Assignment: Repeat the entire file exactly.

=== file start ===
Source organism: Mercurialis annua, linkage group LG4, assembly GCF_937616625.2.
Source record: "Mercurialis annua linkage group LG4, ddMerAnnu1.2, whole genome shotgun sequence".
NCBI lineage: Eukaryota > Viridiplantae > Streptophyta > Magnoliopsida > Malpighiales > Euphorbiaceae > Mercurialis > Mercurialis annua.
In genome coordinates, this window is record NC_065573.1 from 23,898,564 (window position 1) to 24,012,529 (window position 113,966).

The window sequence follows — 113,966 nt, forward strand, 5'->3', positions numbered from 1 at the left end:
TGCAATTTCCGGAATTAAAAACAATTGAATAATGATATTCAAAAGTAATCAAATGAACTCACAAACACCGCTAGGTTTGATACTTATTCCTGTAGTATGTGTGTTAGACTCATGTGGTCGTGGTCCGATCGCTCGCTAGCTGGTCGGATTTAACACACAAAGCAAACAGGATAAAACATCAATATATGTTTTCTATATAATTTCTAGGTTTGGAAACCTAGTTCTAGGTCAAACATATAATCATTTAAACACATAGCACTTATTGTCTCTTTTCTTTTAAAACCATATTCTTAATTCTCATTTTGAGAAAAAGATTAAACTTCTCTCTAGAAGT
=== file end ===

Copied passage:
Source organism: Mercurialis annua, linkage group LG4, assembly GCF_937616625.2.
Source record: "Mercurialis annua linkage group LG4, ddMerAnnu1.2, whole genome shotgun sequence".
NCBI lineage: Eukaryota > Viridiplantae > Streptophyta > Magnoliopsida > Malpighiales > Euphorbiaceae > Mercurialis > Mercurialis annua.
In genome coordinates, this window is record NC_065573.1 from 23,898,564 (window position 1) to 24,012,529 (window position 113,966).

The window sequence follows — 113,966 nt, forward strand, 5'->3', positions numbered from 1 at the left end:
TGCAATTTCCGGAATTAAAAACAATTGAATAATGATATTCAAAAGTAATCAAATGAACTCACAAACACCGCTAGGTTTGATACTTATTCCTGTAGTATGTGTGTTAGACTCATGTGGTCGTGGTCCGATCGCTCGCTAGCTGGTCGGATTTAACACACAAAGCAAACAGGATAAAACATCAATATATGTTTTCTATATAATTTCTAGGTTTGGAAACCTAGTTCTAGGTCAAACATATAATCATTTAAACACATAGCACTTATTGTCTCTTTTCTTTTAAAACCATATTCTTAATTCTCATTTTGAGAAAAAGATTAAACTTCTCTCTAGAAGT